LAS VEGAS -- Question: What has no operating system, storage or processor, but uses a smartphone's computing power to give users the ability to access a remote PC or a company's applications on an 800 x 480 resolution display? The answer:
Redfly mobile companion.
Think of the Redfly as a dumb terminal for your smartphone. In other words, you plug your phone into this mini-notebook style device and use all your phone's applications and wireless services. It's like adding a real keyboard and large color screen to your smartphone. If you've ever wished your phone was more like your laptop, then Redfly might just be right for you.
Dumb Terminals for Smartphones
var config = new Array(); config<BRACKET>"videoId"</BRACKET> = 18268085001; config<BRACKET>"playerTag"</BRACKET> = "TSCM Embedded Video Player"; config<BRACKET>"autoStart"</BRACKET> = false; config<BRACKET>"preloadBackColor"</BRACKET> = "#FFFFFF"; config<BRACKET>"useOverlayMenu"</BRACKET> = "false"; config<BRACKET>"width"</BRACKET> = 265; config<BRACKET>"height"</BRACKET> = 255; config<BRACKET>"playerId"</BRACKET> = 1243645856; createExperience(config, 8);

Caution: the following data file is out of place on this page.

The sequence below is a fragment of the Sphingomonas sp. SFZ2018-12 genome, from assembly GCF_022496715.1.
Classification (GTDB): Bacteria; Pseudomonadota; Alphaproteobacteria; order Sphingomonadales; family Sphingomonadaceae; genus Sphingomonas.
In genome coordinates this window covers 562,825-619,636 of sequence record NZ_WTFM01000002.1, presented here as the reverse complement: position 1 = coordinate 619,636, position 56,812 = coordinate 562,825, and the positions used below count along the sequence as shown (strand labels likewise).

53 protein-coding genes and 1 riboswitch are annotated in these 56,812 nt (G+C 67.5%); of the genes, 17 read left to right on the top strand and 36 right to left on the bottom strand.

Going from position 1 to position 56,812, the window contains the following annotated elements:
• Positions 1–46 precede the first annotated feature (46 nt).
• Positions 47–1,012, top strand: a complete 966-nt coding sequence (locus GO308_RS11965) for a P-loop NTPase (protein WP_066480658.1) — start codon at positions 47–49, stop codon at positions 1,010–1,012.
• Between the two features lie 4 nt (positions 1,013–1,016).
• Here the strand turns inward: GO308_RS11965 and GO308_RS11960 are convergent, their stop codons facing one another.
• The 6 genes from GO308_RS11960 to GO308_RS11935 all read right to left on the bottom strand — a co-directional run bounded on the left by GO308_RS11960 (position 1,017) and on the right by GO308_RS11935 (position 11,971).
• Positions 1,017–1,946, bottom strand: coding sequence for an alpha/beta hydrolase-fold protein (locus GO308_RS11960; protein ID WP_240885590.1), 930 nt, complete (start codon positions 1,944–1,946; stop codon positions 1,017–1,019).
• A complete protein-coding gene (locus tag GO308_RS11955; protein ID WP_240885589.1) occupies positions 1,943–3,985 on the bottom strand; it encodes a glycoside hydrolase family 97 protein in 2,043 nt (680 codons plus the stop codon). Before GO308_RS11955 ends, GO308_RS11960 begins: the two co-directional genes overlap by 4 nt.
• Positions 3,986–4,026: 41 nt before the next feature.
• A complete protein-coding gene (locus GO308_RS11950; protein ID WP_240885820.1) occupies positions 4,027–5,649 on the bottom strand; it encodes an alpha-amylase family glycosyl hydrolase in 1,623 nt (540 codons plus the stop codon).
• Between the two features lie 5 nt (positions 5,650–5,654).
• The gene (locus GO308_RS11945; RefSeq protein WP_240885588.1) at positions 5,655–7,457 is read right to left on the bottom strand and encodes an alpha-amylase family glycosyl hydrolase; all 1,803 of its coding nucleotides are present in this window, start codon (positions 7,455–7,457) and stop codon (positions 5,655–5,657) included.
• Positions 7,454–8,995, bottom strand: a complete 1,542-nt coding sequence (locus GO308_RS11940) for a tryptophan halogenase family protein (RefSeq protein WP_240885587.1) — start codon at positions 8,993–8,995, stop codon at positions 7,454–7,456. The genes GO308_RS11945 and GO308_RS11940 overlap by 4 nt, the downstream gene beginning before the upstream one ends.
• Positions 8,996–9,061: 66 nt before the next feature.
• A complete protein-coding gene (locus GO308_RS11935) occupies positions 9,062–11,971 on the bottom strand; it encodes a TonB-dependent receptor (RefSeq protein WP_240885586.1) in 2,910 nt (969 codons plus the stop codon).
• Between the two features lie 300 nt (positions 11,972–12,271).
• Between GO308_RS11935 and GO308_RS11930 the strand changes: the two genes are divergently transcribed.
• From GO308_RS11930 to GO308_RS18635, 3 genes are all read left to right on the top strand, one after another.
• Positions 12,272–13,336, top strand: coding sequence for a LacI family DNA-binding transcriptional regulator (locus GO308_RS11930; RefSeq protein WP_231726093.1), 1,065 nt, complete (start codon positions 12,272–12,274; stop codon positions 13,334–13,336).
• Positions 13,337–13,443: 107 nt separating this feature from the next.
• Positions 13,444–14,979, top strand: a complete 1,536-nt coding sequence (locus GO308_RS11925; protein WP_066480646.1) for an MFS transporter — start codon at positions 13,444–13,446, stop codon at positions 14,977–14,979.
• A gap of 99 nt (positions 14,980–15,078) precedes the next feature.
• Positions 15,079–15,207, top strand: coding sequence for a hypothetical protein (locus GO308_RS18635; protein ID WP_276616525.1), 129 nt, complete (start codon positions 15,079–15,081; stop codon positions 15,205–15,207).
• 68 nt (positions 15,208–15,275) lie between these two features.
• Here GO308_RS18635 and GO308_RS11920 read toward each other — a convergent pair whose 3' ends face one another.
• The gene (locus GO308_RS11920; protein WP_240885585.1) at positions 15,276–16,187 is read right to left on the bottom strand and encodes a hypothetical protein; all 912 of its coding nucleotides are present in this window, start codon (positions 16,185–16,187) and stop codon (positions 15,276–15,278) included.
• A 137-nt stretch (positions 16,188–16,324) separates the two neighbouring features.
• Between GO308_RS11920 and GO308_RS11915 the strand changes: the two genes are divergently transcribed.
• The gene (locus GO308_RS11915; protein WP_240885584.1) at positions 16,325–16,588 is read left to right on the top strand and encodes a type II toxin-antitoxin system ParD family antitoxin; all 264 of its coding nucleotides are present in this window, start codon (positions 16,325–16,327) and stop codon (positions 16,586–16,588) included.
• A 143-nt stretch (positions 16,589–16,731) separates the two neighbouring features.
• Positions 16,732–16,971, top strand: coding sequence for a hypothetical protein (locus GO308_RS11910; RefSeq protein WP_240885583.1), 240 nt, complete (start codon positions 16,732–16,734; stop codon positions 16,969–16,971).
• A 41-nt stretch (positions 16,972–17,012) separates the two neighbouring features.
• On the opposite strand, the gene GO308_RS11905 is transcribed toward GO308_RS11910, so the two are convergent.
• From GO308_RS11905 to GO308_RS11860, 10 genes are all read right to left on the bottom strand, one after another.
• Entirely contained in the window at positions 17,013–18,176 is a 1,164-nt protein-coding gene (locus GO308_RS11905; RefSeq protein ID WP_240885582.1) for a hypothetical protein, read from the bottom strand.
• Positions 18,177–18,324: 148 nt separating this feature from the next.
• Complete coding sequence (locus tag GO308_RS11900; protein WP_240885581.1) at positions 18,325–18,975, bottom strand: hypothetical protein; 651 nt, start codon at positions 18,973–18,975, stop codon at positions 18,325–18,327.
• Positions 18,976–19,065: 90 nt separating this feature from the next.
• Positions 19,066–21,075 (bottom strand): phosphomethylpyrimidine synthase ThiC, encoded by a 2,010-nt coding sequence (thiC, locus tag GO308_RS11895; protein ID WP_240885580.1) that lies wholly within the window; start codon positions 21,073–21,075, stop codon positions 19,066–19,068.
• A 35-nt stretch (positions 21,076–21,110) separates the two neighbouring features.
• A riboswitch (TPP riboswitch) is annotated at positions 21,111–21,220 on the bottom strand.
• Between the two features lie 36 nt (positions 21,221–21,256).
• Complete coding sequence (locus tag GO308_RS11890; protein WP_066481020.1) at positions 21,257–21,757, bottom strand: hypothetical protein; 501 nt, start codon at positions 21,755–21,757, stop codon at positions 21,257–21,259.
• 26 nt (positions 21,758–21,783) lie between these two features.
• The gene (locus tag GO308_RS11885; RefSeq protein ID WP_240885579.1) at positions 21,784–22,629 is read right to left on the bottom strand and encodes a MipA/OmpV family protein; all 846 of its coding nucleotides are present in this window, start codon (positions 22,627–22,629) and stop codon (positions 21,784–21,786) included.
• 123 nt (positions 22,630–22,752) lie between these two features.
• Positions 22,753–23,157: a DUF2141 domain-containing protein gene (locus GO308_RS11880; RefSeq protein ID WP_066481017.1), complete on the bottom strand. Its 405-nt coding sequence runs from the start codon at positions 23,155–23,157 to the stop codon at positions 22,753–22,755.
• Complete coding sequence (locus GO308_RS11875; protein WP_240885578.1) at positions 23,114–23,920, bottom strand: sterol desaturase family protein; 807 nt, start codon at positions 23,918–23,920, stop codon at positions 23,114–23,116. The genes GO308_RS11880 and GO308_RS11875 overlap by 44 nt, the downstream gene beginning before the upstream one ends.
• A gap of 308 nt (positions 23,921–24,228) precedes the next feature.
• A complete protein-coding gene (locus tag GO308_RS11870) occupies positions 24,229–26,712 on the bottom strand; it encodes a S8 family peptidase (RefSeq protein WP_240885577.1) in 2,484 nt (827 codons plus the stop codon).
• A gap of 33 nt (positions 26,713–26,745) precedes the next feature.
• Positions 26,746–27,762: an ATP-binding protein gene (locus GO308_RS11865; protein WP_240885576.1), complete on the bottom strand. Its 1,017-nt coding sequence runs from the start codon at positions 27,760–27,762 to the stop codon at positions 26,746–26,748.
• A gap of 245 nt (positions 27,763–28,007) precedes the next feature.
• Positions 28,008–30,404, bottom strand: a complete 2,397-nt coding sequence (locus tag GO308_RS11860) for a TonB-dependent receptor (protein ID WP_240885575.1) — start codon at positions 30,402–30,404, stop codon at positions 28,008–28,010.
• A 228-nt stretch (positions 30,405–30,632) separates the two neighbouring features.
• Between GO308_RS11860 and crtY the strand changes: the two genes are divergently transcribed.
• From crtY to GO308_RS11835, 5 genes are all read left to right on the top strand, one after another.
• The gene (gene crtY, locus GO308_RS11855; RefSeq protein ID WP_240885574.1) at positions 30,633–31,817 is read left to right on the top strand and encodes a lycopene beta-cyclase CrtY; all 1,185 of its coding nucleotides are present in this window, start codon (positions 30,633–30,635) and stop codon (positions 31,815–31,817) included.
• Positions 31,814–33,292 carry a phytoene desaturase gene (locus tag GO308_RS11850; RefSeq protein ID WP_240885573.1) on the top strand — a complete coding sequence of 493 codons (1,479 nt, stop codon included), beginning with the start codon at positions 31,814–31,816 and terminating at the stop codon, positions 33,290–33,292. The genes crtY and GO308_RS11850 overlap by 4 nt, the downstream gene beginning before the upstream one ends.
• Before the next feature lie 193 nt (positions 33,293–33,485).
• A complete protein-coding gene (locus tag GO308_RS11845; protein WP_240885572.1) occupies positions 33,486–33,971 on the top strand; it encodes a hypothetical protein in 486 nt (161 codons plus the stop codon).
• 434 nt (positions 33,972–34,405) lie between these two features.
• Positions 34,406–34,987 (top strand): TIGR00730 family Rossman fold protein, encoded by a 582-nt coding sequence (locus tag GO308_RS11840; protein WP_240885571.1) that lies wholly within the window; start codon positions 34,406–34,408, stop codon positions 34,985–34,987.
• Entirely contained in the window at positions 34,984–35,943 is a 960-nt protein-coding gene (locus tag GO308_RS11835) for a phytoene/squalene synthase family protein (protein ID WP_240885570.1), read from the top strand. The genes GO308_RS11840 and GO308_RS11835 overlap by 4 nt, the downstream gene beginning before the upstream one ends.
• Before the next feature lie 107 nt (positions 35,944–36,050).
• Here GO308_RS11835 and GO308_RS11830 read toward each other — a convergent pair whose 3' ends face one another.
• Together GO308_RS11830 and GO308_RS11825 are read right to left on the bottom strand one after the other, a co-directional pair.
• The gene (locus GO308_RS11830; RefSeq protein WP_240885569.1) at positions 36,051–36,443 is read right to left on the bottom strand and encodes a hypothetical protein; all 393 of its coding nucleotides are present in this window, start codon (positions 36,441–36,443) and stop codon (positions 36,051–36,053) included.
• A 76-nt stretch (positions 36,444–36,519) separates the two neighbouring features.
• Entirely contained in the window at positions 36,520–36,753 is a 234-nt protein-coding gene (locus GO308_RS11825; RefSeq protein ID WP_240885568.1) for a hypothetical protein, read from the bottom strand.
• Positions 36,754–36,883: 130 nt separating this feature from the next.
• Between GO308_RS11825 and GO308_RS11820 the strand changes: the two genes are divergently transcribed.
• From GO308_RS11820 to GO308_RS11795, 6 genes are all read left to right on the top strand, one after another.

The Redfly has a large screen, full QWERTY keyboard, touchpad pointing device, and USB, VGA and media ports, enabling you to use the smartphone like a laptop. The company points out that the total cost of ownership is significantly less than that of a laptop or netbook because the Redfly does not require any additional software, wireless subscriptions or IT management. Celio also claims it significantly increases productivity and efficiency of mobile workers.
We saw two models on display at a pre-show event here at CTIA in Las Vegas. There was a 2-pound Redfly with an 8-inch screen that preliminarily carries a suggested retail price of $299, and a lighter-weight, 7-inch model that, with rebates, should sell in the $100 range.
One of the display models was attached into a
Windows Mobile smartphone (available shortly) and another was plugged into an Android-based G-1 phone (available later this year) from
. A model for
Research In Motion's
BlackBerry also is expected for later in 2009.
Celio also was showing off its Redfly Mobile Viewer software that lets you connect to, view and use your built-in Windows Mobile smartphone applications on your larger-screen PC or Windows XP/Vista-operated laptop. And since your smartphone will be wirelessly connected to your cell phone provider's high-speed data network, so will your laptop. You can also work on separate smartphone and PC applications at the same time.
Celio is pricing its Mobile Viewer software at $40.
Gary Krakow is TheStreet.com's senior technology correspondent.